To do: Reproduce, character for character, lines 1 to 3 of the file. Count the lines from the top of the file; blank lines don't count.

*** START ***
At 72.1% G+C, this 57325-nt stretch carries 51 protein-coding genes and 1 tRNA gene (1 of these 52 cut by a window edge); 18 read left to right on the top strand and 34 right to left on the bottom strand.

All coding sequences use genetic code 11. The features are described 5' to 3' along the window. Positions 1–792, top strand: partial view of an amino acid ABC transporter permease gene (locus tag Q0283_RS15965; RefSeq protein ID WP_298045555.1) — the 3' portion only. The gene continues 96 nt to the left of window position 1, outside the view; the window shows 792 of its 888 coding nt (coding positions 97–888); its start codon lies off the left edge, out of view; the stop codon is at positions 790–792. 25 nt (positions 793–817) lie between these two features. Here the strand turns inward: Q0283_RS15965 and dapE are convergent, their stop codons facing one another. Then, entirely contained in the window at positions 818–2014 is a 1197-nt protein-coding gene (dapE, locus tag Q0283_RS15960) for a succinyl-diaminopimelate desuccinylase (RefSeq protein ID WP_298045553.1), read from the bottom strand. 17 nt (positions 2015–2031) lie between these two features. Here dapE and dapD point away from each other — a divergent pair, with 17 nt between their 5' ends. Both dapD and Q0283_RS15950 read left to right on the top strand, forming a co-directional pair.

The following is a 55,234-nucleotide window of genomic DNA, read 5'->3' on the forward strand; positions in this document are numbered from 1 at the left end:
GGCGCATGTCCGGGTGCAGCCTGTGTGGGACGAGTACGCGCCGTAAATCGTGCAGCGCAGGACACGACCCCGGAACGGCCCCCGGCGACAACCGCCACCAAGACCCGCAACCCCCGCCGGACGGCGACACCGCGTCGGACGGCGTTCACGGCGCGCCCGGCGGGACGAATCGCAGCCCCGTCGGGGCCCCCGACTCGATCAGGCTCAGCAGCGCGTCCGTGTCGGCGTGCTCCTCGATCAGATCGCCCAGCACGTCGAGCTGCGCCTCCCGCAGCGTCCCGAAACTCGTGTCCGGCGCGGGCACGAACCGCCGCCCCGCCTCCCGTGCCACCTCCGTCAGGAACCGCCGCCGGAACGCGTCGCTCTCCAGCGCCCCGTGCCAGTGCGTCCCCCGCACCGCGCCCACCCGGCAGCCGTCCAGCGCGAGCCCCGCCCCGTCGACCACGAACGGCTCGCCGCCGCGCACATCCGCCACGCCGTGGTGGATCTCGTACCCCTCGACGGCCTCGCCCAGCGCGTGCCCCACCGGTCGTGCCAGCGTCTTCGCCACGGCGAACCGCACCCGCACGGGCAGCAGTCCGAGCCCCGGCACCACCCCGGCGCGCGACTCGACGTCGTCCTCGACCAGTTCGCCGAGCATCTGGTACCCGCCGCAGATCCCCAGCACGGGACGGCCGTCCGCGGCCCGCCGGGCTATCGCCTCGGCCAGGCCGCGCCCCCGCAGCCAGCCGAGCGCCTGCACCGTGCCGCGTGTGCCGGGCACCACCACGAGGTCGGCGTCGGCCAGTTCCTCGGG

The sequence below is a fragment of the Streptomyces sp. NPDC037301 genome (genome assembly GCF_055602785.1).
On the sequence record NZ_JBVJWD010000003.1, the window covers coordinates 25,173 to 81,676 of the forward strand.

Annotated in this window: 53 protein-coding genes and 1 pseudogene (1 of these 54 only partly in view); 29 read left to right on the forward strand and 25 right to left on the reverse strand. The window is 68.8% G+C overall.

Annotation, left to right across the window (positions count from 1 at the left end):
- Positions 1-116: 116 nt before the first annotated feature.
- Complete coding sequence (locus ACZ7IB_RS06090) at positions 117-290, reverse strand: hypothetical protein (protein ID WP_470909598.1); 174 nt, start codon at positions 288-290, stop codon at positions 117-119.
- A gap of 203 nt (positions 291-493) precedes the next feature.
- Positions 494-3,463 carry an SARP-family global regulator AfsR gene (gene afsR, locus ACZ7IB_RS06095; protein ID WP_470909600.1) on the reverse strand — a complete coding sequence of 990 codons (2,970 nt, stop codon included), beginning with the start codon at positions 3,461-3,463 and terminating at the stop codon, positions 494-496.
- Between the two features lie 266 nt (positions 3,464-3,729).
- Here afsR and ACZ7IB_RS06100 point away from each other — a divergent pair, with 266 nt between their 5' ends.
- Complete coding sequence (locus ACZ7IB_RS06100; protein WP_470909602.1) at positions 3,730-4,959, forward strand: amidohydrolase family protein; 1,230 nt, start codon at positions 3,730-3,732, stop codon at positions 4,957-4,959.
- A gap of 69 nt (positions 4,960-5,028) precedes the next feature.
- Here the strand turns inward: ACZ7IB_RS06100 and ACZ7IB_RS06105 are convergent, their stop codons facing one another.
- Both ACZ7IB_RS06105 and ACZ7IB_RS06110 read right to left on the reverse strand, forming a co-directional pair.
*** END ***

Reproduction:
At 72.1% G+C, this 57325-nt stretch carries 51 protein-coding genes and 1 tRNA gene (1 of these 52 cut by a window edge); 18 read left to right on the top strand and 34 right to left on the bottom strand.

All coding sequences use genetic code 11. The features are described 5' to 3' along the window. Positions 1–792, top strand: partial view of an amino acid ABC transporter permease gene (locus tag Q0283_RS15965; RefSeq protein ID WP_298045555.1) — the 3' portion only. The gene continues 96 nt to the left of window position 1, outside the view; the window shows 792 of its 888 coding nt (coding positions 97–888); its start codon lies off the left edge, out of view; the stop codon is at positions 790–792. 25 nt (positions 793–817) lie between these two features. Here the strand turns inward: Q0283_RS15965 and dapE are convergent, their stop codons facing one another. Then, entirely contained in the window at positions 818–2014 is a 1197-nt protein-coding gene (dapE, locus tag Q0283_RS15960) for a succinyl-diaminopimelate desuccinylase (RefSeq protein ID WP_298045553.1), read from the bottom strand. 17 nt (positions 2015–2031) lie between these two features. Here dapE and dapD point away from each other — a divergent pair, with 17 nt between their 5' ends. Both dapD and Q0283_RS15950 read left to right on the top strand, forming a co-directional pair.

The following is a 55,234-nucleotide window of genomic DNA, read 5'->3' on the forward strand; positions in this document are numbered from 1 at the left end: